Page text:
On May 13, the MJO was in Phase 7 at an amplitude of 20.42 (RMM). The amplitude was somewhat higher than the May 12-adjusted figure of 1.995.

Looking ahead, historic experience suggests that it remains very likely that May will see one or more days with high temperatures in the 80s as far north as New York City. Further, the EPS signal above to sometimes much above normal readings could be possible during the closing 10 days of May.

Overall, the sensitivity analysis applied to the latest guidance suggests that the probability of a warmer than normal May is approximately 51%.

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Lots of 90s showing up either in our area or close by over the next 2 weeks.     While there seems to be a signal for northeast troughing as we go through June which may keep us cooler (if correct), the big western trough that will likely sit there for at least the next 10 days is going to pump up a healthy east coast ridge.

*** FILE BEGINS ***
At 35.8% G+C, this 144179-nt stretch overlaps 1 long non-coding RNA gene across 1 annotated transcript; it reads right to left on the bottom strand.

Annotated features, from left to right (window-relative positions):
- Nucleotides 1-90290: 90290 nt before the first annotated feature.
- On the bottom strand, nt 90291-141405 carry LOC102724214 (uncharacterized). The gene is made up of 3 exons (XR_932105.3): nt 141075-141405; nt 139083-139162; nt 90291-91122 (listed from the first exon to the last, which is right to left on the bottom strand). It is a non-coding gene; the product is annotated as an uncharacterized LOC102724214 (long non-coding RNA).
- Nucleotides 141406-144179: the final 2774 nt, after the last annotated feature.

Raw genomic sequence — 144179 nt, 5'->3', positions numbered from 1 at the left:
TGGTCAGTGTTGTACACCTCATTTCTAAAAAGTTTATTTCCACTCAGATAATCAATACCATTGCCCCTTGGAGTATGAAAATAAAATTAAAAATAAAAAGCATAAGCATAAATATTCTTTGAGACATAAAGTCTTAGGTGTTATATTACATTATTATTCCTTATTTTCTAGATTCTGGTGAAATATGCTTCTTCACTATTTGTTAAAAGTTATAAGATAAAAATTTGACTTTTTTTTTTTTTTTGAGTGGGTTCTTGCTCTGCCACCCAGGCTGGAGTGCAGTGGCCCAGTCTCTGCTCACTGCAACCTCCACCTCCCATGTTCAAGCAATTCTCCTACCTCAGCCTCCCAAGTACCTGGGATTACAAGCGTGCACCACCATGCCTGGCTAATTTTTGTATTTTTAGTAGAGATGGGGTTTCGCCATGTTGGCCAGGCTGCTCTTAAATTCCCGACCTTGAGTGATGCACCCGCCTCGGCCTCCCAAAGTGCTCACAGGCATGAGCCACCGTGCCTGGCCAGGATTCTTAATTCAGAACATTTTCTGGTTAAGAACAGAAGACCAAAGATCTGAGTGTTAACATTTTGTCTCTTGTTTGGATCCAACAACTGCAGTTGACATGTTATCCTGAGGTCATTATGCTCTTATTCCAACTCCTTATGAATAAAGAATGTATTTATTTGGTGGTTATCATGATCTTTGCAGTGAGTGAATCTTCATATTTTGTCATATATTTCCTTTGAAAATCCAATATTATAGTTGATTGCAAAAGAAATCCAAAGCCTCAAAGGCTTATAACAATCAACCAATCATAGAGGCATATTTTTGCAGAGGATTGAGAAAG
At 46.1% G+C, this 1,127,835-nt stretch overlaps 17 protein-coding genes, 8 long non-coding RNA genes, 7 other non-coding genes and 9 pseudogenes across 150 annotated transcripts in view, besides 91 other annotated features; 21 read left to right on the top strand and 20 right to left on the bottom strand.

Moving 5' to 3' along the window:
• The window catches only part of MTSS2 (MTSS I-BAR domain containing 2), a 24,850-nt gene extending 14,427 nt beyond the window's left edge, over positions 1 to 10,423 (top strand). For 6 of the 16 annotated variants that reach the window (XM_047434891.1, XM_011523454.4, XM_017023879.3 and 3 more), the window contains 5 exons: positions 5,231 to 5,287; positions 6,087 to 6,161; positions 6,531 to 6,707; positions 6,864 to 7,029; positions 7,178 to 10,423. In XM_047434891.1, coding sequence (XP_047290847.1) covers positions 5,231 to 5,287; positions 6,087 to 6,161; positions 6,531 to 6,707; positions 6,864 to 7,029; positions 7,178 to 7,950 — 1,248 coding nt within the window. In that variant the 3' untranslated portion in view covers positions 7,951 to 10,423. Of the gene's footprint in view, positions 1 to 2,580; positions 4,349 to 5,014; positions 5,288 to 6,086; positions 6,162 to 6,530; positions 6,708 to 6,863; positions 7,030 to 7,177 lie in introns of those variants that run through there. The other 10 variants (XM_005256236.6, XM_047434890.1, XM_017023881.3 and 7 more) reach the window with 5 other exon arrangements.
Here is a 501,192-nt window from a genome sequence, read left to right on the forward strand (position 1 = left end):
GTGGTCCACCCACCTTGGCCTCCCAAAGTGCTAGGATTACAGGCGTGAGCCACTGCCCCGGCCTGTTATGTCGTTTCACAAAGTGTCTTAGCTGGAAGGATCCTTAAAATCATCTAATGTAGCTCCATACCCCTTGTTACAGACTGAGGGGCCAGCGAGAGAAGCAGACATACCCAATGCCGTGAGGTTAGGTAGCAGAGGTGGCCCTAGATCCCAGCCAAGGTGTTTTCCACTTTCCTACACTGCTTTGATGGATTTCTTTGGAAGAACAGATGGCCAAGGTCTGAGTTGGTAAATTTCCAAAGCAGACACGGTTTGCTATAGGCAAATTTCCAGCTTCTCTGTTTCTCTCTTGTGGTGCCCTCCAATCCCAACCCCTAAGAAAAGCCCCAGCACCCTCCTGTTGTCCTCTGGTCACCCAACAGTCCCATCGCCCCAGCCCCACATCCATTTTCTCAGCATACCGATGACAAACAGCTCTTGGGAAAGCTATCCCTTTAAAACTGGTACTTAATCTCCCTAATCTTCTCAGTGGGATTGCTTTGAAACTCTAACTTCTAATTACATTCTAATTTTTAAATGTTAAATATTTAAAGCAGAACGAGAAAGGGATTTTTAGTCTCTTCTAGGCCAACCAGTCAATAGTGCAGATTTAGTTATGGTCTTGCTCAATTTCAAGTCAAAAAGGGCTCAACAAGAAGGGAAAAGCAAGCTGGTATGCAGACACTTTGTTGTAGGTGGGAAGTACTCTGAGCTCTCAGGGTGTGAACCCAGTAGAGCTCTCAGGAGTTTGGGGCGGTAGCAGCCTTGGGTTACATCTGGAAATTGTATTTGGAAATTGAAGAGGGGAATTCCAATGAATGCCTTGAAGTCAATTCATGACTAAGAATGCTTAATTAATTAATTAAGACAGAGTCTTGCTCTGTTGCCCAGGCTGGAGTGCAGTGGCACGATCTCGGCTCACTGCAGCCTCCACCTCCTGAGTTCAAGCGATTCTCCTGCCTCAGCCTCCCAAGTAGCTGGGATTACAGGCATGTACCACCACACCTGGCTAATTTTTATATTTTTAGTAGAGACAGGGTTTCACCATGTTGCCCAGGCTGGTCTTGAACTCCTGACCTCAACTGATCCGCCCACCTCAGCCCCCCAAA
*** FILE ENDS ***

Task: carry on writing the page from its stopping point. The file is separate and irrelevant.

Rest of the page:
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22 hours ago, high risk said:

Lots of 90s showing up either in our area or close by over the next 2 weeks.     While there seems to be a signal for northeast troughing as we go through June which may keep us cooler (if correct), the big western trough that will likely sit there for at least the next 10 days is going to pump up a healthy east coast ridge.

Certainly going to be hot in the SE and maybe implications for us further down the road, or maybe not. 

Also of note, the drying trend in the SE as well , maybe eventually get feedback and of course warming waters as well in the SW Atlantic 

 

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I may not know what I talking about, at all, but with respect to HEAT for us - doesn't the excessive moisture of the last year help to put a bit of a cap on that? I thought for crazy heat readings dry is usually a component? Perhaps not.

Also, I am not one who wants HEAT so, maybe grasping at straws. I just want a period of normal temps in the 70s and low 80s before heat arrives.

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10 minutes ago, North Balti Zen said: